Militzer & Münch France in best hands

Guillaume de Laage de Meux (48) joined the Militzer & Münch Group twelve years ago. He is now Managing Director of Militzer & Münch France and Regional Managing Director South West Europe / Maghreb. We had the opportunity to talk with him to learn more about his area of responsibility and also to get to know him personally.

How long have you been with Militzer & Münch? 

I started at Militzer & Münch France in January 2006 as Deputy Managing Director. In this function, my responsibility was the restructuring and development of the organization. This gave me the opportunity to become more familiar with the structure of the Group. In 2009, I was appointed Managing Director. In 2014, I took over the position of Regional Manager for the South West Europe (SWE) / Maghreb region. At the same time, I was elected into the Group Management of M&M Militzer & Münch International Holding AG.

How would you define your function within the Group?  

My foremost function is to develop business in the SWE / Maghreb region in a profitable way and to guarantee the continuance of our organization also in view of occasional setbacks and a business environment that changes faster and faster.

On the other hand, it is of course also part of my obligation towards the shareholders every year to reach the financial targets defined for me – especially via the budgets, but also by my setting a steady course for profitability, stability and growth.

After all, I also bear considerable social responsibility towards the 400 Militzer & Münch employees in our region. It is my task to safeguard jobs, and to ensure the professional development of employees within the Militzer & Münch Group.

Can you tell us more about the start of your career and what made you go into the logistics sector?

After I finished the commercial college in Bordeaux, I completed my officers’ training at the French Army and obtained a diploma as a controller/accountant at the same time. I finished my academic studies after serval years of work experience with an MBA (Master of Business Administration) at Cranfield University, Great Britain.

It was a logical step to begin my professional career in the controlling and finance sector in the international transport industry. As I like working in this field, I was soon promoted to head the profit center in France and abroad.

What is the biggest challenge in your position?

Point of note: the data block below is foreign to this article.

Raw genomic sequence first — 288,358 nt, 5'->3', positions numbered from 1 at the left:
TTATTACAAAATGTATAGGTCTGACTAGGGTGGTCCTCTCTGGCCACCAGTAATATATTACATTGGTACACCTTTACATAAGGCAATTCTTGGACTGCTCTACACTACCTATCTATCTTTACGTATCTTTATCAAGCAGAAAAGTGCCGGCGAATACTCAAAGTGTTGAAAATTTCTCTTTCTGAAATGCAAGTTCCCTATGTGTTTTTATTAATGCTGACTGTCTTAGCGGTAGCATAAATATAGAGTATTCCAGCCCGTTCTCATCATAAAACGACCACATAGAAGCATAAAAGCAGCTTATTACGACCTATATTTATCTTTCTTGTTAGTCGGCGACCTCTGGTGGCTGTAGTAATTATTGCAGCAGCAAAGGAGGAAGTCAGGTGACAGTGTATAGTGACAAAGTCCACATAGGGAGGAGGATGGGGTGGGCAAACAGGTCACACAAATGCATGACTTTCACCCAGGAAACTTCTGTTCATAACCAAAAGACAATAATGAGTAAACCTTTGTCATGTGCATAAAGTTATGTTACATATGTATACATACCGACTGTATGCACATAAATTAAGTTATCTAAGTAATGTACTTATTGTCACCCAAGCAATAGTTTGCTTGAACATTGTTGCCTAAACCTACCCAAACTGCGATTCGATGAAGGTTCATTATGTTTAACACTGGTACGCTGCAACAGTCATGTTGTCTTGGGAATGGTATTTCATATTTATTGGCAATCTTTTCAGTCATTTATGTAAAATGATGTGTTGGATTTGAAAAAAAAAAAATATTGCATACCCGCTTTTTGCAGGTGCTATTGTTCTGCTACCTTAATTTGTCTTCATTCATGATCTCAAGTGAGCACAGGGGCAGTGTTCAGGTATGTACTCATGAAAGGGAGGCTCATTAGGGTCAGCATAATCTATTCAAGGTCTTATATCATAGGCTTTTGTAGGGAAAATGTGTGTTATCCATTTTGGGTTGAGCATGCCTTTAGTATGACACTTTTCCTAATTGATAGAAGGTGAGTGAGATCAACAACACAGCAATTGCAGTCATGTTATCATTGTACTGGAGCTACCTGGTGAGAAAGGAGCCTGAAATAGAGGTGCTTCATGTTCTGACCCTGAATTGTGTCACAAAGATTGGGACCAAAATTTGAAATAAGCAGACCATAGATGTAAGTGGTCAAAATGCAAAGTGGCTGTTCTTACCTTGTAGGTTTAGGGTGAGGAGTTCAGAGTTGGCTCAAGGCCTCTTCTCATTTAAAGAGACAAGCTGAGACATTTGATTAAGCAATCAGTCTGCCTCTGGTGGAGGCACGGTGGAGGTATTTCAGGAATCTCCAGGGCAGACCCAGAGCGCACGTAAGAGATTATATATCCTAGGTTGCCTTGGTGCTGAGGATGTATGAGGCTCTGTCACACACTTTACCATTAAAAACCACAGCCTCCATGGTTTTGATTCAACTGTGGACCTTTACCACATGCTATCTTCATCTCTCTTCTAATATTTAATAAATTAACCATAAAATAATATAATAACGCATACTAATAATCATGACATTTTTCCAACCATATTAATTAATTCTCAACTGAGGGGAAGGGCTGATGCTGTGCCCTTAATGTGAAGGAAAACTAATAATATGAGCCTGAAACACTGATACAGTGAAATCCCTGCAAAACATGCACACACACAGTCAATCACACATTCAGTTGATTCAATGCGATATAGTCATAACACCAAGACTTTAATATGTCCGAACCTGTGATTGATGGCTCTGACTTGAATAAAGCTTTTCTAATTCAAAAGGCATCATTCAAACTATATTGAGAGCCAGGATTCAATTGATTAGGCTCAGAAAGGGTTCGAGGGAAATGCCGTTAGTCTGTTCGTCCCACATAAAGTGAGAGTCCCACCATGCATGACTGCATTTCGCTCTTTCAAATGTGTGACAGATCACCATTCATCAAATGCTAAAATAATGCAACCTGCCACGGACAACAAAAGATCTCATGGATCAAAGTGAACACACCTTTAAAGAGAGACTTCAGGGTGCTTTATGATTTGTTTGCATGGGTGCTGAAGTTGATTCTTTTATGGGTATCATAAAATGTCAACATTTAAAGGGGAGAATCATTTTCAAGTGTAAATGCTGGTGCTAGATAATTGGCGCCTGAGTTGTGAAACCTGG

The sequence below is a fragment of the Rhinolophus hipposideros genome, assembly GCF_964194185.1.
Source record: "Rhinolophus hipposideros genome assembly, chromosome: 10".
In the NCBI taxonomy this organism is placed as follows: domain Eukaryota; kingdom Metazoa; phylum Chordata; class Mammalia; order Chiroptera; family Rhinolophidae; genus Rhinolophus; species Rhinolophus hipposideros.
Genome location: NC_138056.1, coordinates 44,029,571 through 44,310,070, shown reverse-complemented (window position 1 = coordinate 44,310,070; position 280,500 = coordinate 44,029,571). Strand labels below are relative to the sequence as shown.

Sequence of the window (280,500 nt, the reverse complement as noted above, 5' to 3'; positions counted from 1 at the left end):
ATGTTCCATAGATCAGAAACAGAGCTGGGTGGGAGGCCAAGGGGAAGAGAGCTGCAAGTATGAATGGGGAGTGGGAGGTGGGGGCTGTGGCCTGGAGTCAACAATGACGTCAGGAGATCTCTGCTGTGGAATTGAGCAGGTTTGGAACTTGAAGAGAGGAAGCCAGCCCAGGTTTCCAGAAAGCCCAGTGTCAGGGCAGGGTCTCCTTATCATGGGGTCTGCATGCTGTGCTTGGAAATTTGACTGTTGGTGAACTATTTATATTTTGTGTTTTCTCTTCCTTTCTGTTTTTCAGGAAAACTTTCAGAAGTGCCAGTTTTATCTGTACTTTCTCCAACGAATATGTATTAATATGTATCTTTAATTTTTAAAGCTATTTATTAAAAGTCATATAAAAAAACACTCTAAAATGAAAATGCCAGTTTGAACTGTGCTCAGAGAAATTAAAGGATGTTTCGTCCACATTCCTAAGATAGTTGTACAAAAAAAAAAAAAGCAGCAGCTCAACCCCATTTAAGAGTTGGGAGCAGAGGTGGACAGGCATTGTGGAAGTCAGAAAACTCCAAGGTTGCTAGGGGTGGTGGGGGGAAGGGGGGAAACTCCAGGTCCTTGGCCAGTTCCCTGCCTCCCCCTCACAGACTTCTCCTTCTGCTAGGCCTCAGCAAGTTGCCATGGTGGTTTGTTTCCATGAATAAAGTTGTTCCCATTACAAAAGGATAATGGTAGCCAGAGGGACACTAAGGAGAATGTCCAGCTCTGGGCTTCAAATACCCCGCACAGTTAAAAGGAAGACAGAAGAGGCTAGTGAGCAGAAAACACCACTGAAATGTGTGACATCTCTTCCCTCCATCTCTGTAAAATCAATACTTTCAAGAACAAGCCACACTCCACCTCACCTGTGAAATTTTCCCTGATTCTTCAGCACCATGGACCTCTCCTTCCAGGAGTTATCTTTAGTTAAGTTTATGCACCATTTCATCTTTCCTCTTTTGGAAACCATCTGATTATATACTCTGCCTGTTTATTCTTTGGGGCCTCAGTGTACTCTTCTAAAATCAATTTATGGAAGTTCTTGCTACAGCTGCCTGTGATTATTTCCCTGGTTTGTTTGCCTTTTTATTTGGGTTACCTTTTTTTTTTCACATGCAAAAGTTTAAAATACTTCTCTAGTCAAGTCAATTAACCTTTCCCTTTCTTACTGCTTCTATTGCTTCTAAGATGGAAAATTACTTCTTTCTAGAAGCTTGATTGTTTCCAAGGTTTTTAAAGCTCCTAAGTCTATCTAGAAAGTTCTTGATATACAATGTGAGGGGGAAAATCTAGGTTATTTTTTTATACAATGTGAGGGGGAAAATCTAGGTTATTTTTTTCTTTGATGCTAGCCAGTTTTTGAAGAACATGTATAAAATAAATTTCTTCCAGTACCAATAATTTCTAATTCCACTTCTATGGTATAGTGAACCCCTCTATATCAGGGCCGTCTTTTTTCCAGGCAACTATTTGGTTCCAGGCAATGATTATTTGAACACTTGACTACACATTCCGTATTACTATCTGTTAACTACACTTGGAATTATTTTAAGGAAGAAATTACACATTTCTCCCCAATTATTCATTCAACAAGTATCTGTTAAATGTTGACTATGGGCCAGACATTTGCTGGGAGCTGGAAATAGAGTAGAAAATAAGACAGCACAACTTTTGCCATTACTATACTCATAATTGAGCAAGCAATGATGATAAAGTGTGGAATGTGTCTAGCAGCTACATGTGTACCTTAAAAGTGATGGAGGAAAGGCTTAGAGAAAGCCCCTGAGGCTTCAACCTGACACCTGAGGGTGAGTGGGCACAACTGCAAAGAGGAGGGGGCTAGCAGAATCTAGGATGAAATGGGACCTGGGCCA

The biggest challenge is mastering the balancing act between the requirements of daily business and the necessity to come up with clear and relevant ideas for the further development of Militzer & Münch in our region.

Another challenge is being present for the teams and cultivating the relations to all locations in the region. Here, I profit from having highly competent, hard-working and independent Country Managers within our organization who support me.

How do you divide your time between managing Militzer & Münch France and heading the SWE / Maghreb region? 

Taking into consideration my obligations as member of Group Management as well as the fact that I basically serve as an intermediary between the Militzer & Münch Holding and the countries of our region, the following allocation of my time applies more or less: 50 per cent for managing Militzer & Münch France, 30 per cent for the matters of the SWE / Maghreb region (Morocco, Tunisia, Algeria, Italy), and the remaining 20 per cent  for my obligations as member of the Group Management of the Militzer & Münch Group.

What are the most important projects to be realized in the 2017/18 business year? Can you name some specific examples for France, Italy and the Maghreb countries?

In France, we have set up our own customs agency to improve our customer service and to increasingly offer our customs management services. Another important project is the relocation of our Paris branch with the aim to prepare our growth for the next 15 years unhurriedly. The existing warehouse at the Paris location has become too small and has limited us both in the handling of the traffic and in the potential business with new customers. With the new location, our property is growing by 60 percent, and we double the number of our loading ramps. In addition, the location offers more space for office areas: if necessary, we can double the number of employees. Since it is only seven kilometers away from our present branch, our employees have no disadvantages.

In Algeria, we will have the opportunity to continue on our strong growth course in this country by founding our own location in Algiers.

Moreover we aim to greatly intensify our relations to India and Malaysia within the region – mainly with an extremely promising partnership that we are going to establish soon.

This list is of course incomplete, and we are thinking of new projects that we want to realize in France, Morocco, Tunisia, Algeria and Italy all the time. The entire Group is extremely dynamic and prepared to reinvent itself every day.

Are there any specific targets you want to reach? 

It is our target to reach the budget goals agreed on, and I am confident our countries are on the right track.